Advancing Human Security Since 2001

The Foundation for Security and Development in Africa (FOSDA) is alarmed by the
unemployment rates released by the Ghana Statistical Service (GSS) under the Labour
Statistics Report. According to the government statistician Professor Samuel Kobina Annim,
25% of young people age 15?35 were not in employment, education, or training (NEET) across
the three quarters of 2022. This amounts to 2.5 million people, or 1 out of every 4 young
The report also indicated that about 1.76 million people were unemployed in the third quarter
of 2022, and two out of every three unemployed people were female. Prior to this, data on
Ghana?s youth unemployment fluctuated from 6% to 13% between 2016 and 2021.
This is a worrying development considering the demographic dividends Ghana could benefit
from the youthful nature of its population. The report clearly shows that the numerous
government youth employment interventions and initiatives such as NABCO, YouStart, and
YEA, among many others, have failed to sustainably address the youth unemployment
situation in the country. For instance, by July 2022, the government of Ghana?s expenditure
on NABCO was GH2.2 billion. Additionally, expenditure on YouStart during the pilot phase was
GH 1.98 million out of the planned GH 10 billion. In spite of all these expenditures,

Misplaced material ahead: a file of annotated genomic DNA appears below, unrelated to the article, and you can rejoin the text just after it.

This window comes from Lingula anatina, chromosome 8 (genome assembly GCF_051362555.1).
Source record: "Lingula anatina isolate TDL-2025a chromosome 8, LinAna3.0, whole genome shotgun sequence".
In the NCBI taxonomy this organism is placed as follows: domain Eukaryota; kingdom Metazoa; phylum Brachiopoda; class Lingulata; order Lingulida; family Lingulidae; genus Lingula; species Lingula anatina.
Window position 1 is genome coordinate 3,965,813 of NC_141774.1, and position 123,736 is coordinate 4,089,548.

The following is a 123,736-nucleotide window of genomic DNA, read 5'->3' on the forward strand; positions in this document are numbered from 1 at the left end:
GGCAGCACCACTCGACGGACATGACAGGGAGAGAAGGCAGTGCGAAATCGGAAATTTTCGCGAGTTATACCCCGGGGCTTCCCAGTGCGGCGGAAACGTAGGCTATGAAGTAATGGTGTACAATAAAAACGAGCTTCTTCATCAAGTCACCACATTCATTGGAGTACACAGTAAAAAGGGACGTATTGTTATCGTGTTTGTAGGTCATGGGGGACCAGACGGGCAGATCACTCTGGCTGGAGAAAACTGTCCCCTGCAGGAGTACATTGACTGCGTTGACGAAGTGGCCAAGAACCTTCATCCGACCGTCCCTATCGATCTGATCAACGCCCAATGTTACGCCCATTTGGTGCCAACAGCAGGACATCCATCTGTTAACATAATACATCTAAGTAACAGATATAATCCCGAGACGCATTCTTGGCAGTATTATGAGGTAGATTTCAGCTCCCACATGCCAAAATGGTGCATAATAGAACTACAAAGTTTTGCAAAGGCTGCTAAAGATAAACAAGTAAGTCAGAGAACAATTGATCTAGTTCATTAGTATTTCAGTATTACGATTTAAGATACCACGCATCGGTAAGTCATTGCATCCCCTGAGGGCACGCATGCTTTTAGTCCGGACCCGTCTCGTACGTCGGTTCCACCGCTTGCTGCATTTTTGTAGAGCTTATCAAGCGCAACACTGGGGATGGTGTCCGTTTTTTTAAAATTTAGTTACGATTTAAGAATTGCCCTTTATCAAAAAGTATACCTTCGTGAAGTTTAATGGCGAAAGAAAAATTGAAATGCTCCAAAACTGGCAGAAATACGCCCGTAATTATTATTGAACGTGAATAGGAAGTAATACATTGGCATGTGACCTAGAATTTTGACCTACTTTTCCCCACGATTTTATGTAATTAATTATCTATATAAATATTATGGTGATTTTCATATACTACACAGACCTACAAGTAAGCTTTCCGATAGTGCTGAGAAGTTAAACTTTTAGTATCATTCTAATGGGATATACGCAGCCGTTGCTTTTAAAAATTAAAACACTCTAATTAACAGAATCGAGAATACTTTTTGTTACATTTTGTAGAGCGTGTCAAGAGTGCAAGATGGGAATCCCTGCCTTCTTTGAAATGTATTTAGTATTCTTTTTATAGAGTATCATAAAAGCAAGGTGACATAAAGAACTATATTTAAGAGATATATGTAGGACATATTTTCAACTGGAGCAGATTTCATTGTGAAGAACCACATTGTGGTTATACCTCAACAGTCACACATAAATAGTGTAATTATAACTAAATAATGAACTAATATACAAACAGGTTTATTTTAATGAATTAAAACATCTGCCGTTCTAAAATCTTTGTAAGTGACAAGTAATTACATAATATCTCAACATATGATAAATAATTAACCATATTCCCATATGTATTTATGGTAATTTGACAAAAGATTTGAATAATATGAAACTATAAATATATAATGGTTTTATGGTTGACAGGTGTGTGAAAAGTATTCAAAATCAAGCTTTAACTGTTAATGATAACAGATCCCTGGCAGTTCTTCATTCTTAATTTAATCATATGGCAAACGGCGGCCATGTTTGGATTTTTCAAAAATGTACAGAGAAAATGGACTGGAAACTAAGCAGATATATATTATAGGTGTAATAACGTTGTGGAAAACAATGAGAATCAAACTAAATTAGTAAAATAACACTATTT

unemployment keeps rising.
The high rate of NEET among the youth in Ghana is a staggering call to adopt an alternative
and sustainable approach to addressing the problem of youth unemployment. It is a wellknown fact that the growing number of idle young people poses a serious security challenge.
Recent UNDP research on the drivers of violent extremism has confirmed youth
unemployment as a key driver of extremism and terrorism. The worse the situation gets, the
more vulnerable Ghana becomes.
It is crucial at the moment to take urgent short-term measures with long-term effects,
including efficient and inclusive implementation of existing youth employment interventions.
FOSDA is calling on the National Youth Employment Strategy to address the menace of youth
unemployment on a long-term and comprehensive basis. We also urge the government to
scale up reforms in the Technical Vocational Education and Training (TVET) section focusing
on transition from school to job approaches as both short- and long-term measures to tackle
youth employment.
FOSDA also urges the government to consider more investment in agribusiness,
entrepreneurship, apprenticeship, construction, tourism, and sports as key sectors that can
offer increased employment opportunities for Ghanaian youth both in the short and long
We also call for more investments in career guidance and counseling, work-based learning,
coaching, and mentoring to equip young people with the skills needed for work.
Theodora W. Anti
Executive Director,
Contact No. 0205336268

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